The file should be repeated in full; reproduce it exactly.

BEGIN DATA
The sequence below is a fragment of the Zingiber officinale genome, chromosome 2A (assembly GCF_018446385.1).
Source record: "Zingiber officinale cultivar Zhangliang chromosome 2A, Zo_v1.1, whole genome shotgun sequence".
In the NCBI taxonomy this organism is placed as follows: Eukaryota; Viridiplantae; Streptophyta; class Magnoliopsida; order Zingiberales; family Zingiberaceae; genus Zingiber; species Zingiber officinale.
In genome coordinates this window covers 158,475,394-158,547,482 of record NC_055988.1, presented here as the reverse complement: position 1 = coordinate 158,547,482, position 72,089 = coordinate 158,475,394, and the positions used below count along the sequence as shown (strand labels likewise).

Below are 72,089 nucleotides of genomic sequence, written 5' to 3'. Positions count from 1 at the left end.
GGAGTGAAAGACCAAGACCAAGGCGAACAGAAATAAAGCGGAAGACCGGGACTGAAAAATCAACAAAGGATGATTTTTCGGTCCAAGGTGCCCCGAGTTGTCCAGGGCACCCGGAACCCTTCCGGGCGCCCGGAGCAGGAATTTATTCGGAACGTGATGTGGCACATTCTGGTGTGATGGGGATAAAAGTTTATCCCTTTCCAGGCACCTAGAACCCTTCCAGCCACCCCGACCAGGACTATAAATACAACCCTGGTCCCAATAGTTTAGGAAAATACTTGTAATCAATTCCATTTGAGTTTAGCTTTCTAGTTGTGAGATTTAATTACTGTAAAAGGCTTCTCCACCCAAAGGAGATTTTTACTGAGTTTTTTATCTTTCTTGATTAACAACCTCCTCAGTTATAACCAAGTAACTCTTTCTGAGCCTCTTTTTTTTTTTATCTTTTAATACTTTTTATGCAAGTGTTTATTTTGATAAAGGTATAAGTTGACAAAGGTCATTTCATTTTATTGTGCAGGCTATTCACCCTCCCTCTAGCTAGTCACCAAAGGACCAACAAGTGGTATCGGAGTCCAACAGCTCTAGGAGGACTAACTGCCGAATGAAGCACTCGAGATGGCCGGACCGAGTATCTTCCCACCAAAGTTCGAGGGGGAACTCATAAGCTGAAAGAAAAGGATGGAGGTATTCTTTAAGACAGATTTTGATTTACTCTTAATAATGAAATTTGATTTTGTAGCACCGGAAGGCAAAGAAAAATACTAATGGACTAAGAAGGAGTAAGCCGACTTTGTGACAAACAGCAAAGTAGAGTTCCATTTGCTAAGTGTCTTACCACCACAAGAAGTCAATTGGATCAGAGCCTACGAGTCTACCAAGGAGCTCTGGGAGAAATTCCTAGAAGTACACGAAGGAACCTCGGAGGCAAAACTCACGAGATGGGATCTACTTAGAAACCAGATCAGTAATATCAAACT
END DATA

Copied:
The sequence below is a fragment of the Zingiber officinale genome, chromosome 2A (assembly GCF_018446385.1).
Source record: "Zingiber officinale cultivar Zhangliang chromosome 2A, Zo_v1.1, whole genome shotgun sequence".
In the NCBI taxonomy this organism is placed as follows: Eukaryota; Viridiplantae; Streptophyta; class Magnoliopsida; order Zingiberales; family Zingiberaceae; genus Zingiber; species Zingiber officinale.
In genome coordinates this window covers 158,475,394-158,547,482 of record NC_055988.1, presented here as the reverse complement: position 1 = coordinate 158,547,482, position 72,089 = coordinate 158,475,394, and the positions used below count along the sequence as shown (strand labels likewise).

Below are 72,089 nucleotides of genomic sequence, written 5' to 3'. Positions count from 1 at the left end.
GGAGTGAAAGACCAAGACCAAGGCGAACAGAAATAAAGCGGAAGACCGGGACTGAAAAATCAACAAAGGATGATTTTTCGGTCCAAGGTGCCCCGAGTTGTCCAGGGCACCCGGAACCCTTCCGGGCGCCCGGAGCAGGAATTTATTCGGAACGTGATGTGGCACATTCTGGTGTGATGGGGATAAAAGTTTATCCCTTTCCAGGCACCTAGAACCCTTCCAGCCACCCCGACCAGGACTATAAATACAACCCTGGTCCCAATAGTTTAGGAAAATACTTGTAATCAATTCCATTTGAGTTTAGCTTTCTAGTTGTGAGATTTAATTACTGTAAAAGGCTTCTCCACCCAAAGGAGATTTTTACTGAGTTTTTTATCTTTCTTGATTAACAACCTCCTCAGTTATAACCAAGTAACTCTTTCTGAGCCTCTTTTTTTTTTTATCTTTTAATACTTTTTATGCAAGTGTTTATTTTGATAAAGGTATAAGTTGACAAAGGTCATTTCATTTTATTGTGCAGGCTATTCACCCTCCCTCTAGCTAGTCACCAAAGGACCAACAAGTGGTATCGGAGTCCAACAGCTCTAGGAGGACTAACTGCCGAATGAAGCACTCGAGATGGCCGGACCGAGTATCTTCCCACCAAAGTTCGAGGGGGAACTCATAAGCTGAAAGAAAAGGATGGAGGTATTCTTTAAGACAGATTTTGATTTACTCTTAATAATGAAATTTGATTTTGTAGCACCGGAAGGCAAAGAAAAATACTAATGGACTAAGAAGGAGTAAGCCGACTTTGTGACAAACAGCAAAGTAGAGTTCCATTTGCTAAGTGTCTTACCACCACAAGAAGTCAATTGGATCAGAGCCTACGAGTCTACCAAGGAGCTCTGGGAGAAATTCCTAGAAGTACACGAAGGAACCTCGGAGGCAAAACTCACGAGATGGGATCTACTTAGAAACCAGATCAGTAATATCAAACT